In April, Germany announced that they will be returning 1,130 looted artefacts to Benin, Edo State from the beginning of 2022.
This good news was revealed during a meeting between German and Nigerian government officials including the German Minister of State for Culture, Prof. Moniker Grutters and Nigeria Minister of Information and Culture, Lai Mohammed.
One reason Germany decided to come forward with the artefacts was acknowledged by Grütters “in agreement that addressing Germany’s colonial past is an important issue for the whole of society and a core task for cultural policy” and “reaffirmed their willingness in principle to make substantial returns” to Nigeria.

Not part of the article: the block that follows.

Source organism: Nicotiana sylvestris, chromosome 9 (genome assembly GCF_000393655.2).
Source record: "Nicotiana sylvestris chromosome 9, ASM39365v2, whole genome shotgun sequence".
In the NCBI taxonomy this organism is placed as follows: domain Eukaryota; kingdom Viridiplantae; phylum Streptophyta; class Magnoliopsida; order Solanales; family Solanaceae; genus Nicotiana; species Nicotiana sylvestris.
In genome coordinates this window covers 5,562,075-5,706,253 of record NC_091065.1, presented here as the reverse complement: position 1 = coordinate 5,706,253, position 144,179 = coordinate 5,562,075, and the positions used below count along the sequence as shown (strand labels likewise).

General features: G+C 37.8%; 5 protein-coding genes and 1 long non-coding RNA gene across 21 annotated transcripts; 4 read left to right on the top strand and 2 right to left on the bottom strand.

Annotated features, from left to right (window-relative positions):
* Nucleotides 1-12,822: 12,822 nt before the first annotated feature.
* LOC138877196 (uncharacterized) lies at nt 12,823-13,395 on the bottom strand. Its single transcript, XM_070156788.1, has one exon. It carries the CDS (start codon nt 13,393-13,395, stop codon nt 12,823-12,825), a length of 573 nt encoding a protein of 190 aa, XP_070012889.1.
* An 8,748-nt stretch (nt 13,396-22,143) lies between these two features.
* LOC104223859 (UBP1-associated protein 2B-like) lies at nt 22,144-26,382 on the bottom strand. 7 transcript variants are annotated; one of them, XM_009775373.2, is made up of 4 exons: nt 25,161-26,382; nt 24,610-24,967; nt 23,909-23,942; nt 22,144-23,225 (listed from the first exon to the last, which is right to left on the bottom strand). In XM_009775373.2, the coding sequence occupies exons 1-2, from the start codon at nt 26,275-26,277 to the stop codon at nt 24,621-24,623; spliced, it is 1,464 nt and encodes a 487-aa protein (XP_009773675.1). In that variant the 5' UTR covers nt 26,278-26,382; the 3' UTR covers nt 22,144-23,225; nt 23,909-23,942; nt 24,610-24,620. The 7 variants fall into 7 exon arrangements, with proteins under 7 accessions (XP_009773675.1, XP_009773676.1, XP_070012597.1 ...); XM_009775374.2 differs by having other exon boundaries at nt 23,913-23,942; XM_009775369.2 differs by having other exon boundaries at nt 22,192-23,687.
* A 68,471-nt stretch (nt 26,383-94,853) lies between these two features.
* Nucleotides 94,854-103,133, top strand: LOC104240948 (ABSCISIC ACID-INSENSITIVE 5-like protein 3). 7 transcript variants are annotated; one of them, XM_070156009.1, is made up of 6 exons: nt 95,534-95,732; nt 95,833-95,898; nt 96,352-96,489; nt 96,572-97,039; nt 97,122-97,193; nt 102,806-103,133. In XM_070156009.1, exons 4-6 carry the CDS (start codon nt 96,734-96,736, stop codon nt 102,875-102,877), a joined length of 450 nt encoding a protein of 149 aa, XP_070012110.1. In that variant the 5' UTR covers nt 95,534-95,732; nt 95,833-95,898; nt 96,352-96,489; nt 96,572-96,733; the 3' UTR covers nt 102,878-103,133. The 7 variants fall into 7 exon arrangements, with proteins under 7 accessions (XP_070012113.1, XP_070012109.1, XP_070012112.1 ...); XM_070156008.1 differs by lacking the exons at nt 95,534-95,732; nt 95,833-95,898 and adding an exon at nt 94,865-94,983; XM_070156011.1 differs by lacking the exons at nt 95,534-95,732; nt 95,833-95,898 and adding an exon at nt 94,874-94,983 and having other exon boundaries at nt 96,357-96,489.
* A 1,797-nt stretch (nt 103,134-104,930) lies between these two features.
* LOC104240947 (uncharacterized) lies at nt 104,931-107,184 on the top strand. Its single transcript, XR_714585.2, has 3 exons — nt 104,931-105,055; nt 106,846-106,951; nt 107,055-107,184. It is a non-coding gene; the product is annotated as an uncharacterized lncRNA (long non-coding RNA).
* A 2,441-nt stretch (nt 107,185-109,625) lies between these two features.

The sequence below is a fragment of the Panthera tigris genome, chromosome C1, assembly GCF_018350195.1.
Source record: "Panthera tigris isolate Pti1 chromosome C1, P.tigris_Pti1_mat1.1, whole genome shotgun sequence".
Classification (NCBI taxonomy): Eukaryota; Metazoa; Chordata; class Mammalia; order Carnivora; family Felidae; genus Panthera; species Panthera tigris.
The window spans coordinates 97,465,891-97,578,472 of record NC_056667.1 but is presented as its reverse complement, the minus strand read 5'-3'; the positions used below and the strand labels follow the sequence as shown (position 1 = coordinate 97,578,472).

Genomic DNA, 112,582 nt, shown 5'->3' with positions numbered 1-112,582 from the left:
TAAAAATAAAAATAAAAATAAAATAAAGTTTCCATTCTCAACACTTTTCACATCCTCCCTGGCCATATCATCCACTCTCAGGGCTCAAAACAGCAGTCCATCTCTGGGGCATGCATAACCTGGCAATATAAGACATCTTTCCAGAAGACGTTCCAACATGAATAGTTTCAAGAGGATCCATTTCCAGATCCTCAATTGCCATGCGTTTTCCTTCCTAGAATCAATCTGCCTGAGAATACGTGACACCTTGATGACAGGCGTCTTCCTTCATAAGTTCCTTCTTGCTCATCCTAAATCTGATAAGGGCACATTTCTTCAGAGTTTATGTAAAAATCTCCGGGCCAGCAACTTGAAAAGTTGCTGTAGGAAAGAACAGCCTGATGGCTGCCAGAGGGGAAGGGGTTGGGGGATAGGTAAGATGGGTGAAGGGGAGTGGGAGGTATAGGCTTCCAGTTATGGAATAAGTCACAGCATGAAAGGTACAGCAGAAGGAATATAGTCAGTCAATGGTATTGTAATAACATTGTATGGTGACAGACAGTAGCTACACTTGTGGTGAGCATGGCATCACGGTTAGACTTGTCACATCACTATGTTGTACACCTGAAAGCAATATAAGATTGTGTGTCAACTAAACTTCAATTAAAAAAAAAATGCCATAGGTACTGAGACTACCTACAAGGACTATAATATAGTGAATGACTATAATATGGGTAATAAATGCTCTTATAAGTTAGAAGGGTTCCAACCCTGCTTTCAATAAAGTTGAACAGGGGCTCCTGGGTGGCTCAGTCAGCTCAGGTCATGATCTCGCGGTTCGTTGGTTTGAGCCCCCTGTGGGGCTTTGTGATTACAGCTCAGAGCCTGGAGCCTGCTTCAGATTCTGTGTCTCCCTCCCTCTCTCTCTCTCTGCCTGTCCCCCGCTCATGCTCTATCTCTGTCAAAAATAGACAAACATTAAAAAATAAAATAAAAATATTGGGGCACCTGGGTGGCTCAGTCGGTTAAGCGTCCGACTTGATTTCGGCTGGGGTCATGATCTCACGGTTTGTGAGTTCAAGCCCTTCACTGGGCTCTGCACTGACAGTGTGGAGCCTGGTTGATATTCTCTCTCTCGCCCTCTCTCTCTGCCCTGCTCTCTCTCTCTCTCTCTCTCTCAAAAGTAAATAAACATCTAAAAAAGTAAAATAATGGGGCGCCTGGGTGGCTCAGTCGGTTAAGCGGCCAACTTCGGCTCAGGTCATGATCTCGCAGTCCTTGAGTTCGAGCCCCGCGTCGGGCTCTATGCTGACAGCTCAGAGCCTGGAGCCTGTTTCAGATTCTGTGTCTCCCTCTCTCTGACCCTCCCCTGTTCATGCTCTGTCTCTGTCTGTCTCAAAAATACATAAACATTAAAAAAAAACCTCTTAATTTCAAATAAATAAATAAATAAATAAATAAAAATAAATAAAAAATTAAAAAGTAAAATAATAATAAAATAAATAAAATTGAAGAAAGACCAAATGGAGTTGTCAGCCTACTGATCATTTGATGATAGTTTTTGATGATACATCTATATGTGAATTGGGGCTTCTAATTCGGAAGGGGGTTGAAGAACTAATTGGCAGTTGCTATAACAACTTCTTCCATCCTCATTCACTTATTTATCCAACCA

Of the 1,130, almost half is on display at the Ethnologisches Museum, and at least two bronzes are in the collections of the Museum Berggruen.
They include Elephant tusks, hairpin, the head of a court dwarf, the King and his accompanying figures and much more. Full list of aretfacts displayed at Ethnologisches Museum of the State Museums of Berlin are available here.
There is no clear agreement yet on where these artefacts will be displayed on their return.
The Edo state Governor, Godwin Obaseki, hopes to move these into a new museum that is currently being developed – Edo Museum of West African Art, however the Oba of Benin would ideally like to house the object inside a museum within the palace wall.
What are Benin artefacts?
Benin artefacts are traditional carvings created by the Bini people of Edo State, to display as an homage to their culture and lifestyle.
In 1897, British troops invaded the kingdom of Benin, drove the then king – Oba Ovonramwen Nogbaisi – into exile, destroyed their palaces and shrines and looted their belongings including its people and artefacts.
Overtime, the British sold these artefacts to countries around world.